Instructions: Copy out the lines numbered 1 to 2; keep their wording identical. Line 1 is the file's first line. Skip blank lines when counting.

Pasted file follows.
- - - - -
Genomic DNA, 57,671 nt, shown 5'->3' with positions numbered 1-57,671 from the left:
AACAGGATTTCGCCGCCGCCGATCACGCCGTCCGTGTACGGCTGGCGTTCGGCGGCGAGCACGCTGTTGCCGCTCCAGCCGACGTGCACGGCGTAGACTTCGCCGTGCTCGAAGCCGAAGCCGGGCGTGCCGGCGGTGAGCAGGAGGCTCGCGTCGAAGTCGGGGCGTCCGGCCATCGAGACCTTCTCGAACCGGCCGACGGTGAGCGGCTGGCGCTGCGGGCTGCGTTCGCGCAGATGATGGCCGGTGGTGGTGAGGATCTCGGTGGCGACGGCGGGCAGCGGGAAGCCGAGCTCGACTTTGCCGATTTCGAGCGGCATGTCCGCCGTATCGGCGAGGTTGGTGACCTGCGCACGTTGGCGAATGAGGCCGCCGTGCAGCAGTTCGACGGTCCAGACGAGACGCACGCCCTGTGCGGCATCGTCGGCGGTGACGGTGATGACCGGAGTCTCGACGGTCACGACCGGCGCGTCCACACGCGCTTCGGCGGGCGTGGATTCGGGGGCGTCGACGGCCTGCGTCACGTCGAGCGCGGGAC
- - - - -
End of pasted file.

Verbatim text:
Genomic DNA, 57,671 nt, shown 5'->3' with positions numbered 1-57,671 from the left:
AACAGGATTTCGCCGCCGCCGATCACGCCGTCCGTGTACGGCTGGCGTTCGGCGGCGAGCACGCTGTTGCCGCTCCAGCCGACGTGCACGGCGTAGACTTCGCCGTGCTCGAAGCCGAAGCCGGGCGTGCCGGCGGTGAGCAGGAGGCTCGCGTCGAAGTCGGGGCGTCCGGCCATCGAGACCTTCTCGAACCGGCCGACGGTGAGCGGCTGGCGCTGCGGGCTGCGTTCGCGCAGATGATGGCCGGTGGTGGTGAGGATCTCGGTGGCGACGGCGGGCAGCGGGAAGCCGAGCTCGACTTTGCCGATTTCGAGCGGCATGTCCGCCGTATCGGCGAGGTTGGTGACCTGCGCACGTTGGCGAATGAGGCCGCCGTGCAGCAGTTCGACGGTCCAGACGAGACGCACGCCCTGTGCGGCATCGTCGGCGGTGACGGTGATGACCGGAGTCTCGACGGTCACGACCGGCGCGTCCACACGCGCTTCGGCGGGCGTGGATTCGGGGGCGTCGACGGCCTGCGTCACGTCGAGCGCGGGAC